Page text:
News

Remembering Mary Travers

Multimedia

Audio

Mary Travers, the glamorous blond who sang into the middle microphone with folk trio Peter, Paul and Mary, died September 16 at 72 after a long battle with leukemia.  

Born in 1936, Mary Travers was two years old when her parents moved the family from Kentucky to Greenwich Village in New York City.  By the time she was a teenager, Mary was a full-fledged member of the 1950s Village folk scene, though, at the time, she said music was just a hobby, and she had no plans to sing professionally.

That changed in 1961, when Mary met Bob Dylan's manager, Albert Grossman.  Grossman had decided to put together a folk supergroup to rival the chart-topping Kingston Trio.  He introduced Travers to Peter Yarrow and Paul Stookey.

The story of how the group was formed caused many fellow folk singers to brand Peter, Paul and Mary as "too commercial," and not "authentic", but Mary Travers always defended the group's sound and founding, saying they made the music accessible to everyone.

There is no dispute that the trio made folk music popular.  Their first album, "Peter, Paul and Mary," reached Number One shortly after its March 1962 release, and remained at the top of the charts for seven weeks.  The album contained two hit singles:  "If I Had A Hammer"; and "Lemon Tree."

"Peter, Paul and Mary everyone loved," said singer-songwriter Gretchen Peters. "And it's not that it was 'watered down' at all.  That's not why it worked.  I'm not exactly sure why it worked, except that Mary's voice was just a thing of beauty. It was a classically-beautiful voice."

Peters took up the guitar at age 7, and Peter, Paul and Mary songs were the first she learned to play.  But it wasn't just Mary Traver's voice that attracted Gretchen. The harmony singing was equally important.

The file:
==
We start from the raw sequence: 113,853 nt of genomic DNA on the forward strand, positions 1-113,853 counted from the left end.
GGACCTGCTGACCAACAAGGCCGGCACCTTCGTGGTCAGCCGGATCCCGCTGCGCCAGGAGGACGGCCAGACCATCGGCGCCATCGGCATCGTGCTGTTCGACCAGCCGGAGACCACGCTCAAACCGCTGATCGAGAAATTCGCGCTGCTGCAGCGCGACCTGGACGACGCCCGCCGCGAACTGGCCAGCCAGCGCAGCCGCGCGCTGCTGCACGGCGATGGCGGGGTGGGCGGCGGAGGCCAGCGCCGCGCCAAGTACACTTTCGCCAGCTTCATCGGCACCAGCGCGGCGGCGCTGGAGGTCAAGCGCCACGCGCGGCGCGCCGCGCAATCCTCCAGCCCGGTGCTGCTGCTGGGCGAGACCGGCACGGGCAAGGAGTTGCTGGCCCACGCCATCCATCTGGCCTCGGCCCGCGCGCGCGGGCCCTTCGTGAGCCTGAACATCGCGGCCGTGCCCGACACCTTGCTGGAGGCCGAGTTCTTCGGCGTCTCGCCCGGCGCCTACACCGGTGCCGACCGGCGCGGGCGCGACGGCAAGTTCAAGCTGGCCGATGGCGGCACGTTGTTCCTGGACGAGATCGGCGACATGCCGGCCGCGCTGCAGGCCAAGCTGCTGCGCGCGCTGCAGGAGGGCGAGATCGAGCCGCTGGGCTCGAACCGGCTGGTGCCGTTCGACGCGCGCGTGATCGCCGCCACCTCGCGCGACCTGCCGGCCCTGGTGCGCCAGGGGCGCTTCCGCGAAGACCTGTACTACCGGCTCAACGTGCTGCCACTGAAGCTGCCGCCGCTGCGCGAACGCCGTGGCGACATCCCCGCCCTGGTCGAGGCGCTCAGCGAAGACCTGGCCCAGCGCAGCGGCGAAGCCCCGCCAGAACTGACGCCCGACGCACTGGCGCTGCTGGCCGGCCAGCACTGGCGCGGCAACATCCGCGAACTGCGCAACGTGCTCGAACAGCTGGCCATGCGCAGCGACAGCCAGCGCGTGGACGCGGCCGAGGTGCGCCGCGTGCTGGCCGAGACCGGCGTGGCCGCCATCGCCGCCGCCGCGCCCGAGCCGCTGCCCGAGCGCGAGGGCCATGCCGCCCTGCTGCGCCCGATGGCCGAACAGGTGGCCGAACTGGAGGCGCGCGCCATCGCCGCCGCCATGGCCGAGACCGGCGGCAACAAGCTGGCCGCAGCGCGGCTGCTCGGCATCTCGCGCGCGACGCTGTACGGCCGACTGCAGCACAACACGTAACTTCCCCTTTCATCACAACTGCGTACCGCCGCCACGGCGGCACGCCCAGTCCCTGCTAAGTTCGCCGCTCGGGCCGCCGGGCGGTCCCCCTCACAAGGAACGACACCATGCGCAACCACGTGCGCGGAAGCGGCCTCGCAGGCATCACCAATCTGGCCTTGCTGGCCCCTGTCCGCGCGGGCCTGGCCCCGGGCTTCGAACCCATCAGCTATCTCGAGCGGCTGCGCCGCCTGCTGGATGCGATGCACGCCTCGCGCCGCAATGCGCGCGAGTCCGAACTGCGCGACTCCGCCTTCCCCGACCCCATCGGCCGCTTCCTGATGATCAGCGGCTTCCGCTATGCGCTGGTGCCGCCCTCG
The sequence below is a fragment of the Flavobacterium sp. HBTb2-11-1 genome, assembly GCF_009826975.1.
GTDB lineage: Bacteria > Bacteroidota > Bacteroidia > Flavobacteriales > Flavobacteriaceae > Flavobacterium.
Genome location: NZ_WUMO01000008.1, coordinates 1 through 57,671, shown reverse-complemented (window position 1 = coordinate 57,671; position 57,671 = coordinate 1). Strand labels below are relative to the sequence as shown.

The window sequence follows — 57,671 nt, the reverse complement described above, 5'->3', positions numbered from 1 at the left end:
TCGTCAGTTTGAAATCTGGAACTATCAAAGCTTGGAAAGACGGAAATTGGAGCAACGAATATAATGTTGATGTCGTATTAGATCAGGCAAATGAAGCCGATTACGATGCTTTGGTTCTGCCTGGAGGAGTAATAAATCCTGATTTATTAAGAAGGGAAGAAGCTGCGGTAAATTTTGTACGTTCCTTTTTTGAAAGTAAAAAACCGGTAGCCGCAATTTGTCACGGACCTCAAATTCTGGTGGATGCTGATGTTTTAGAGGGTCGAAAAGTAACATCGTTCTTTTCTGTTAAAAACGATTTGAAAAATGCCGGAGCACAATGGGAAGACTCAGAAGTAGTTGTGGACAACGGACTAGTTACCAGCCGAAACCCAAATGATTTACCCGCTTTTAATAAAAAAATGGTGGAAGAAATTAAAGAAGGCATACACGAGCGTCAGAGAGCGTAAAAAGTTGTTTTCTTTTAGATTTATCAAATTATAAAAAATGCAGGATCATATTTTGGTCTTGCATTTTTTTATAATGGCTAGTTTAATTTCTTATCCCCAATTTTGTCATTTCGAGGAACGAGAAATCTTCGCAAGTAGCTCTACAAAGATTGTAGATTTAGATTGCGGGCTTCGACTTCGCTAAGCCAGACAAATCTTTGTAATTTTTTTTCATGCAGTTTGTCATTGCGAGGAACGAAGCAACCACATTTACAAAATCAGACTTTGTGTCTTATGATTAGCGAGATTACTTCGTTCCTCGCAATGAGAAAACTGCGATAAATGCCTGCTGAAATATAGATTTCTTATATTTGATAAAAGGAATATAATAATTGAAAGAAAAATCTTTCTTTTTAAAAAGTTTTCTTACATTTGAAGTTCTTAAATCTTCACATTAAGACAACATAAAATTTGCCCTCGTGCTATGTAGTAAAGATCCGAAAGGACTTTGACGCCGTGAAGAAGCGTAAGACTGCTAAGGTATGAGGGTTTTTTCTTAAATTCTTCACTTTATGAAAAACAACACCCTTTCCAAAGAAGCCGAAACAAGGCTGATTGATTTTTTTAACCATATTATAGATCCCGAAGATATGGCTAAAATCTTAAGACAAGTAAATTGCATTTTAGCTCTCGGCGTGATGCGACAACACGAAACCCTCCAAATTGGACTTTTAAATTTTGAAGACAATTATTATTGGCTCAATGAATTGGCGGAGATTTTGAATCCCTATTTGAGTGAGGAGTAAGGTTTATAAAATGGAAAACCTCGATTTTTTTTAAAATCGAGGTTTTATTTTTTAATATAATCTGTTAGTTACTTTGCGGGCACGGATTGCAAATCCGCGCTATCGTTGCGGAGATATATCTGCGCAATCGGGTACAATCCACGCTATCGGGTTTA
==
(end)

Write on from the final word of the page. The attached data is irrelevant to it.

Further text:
"That was a great education, just picking apart who sang what on the albums," she said. "Because sometimes she actually sang lower than one of the guys, she would sometimes sing lower than Peter.  And you'd have to kind of weed out who's singing what in the harmonies. It was not simple, simple stuff, but it was beautiful."

While the group's music proved commercially successful, the group did not play it safe when it came to politics.  Like Peter Yarrow and Paul Stookey, Mary Travers was quite outspoken in her support of civil rights and the anti-Vietnam war movement.  Peter, Paul and Mary performed at the historic 1963 March on Washington, and also took part in the 1965 voting rights marches from Selma to Montgomery, Alabama.

After the group disbanded in 1970, Mary Travers continued to perform at political events around the world. The trio reunited in 1978, intending to perform just one show at a benefit to oppose nuclear power.  It was such a success that they continued to perform as a trio until Mary Travers retired in May of this year.

It's no exaggeration to say that Mary Travers and the trio of Peter, Paul and Mary took folk music from the coffeehouse to the mainstream, and helped spread a message of peace and harmony around the world.  Their recordings also proved that folk music could be commercially successful.

Peter, Paul and Mary's music won five Grammy Awards and scored six Top Ten hits, eight gold and five platinum albums.  They also introduced millions to the music of Bob Dylan, and turned "Blowin' In The Wind" into an anthem of the 1960s' protest movement.

This forum has been closed.
Comments
     
There are no comments in this forum. Be first and add one

Featured Videos

Your JavaScript is turned off or you have an old version of Adobe's Flash Player. Get the latest Flash player.
Rolling Thunder Run Reveals Changed Attitudes Towards Vietnam Wari
X
Katherine Gypson
May 25, 2015 1:32 AM
For many US war veterans, the Memorial Day holiday is an opportunity to look back at a divisive conflict in the nation’s history and to remember those who did not make it home.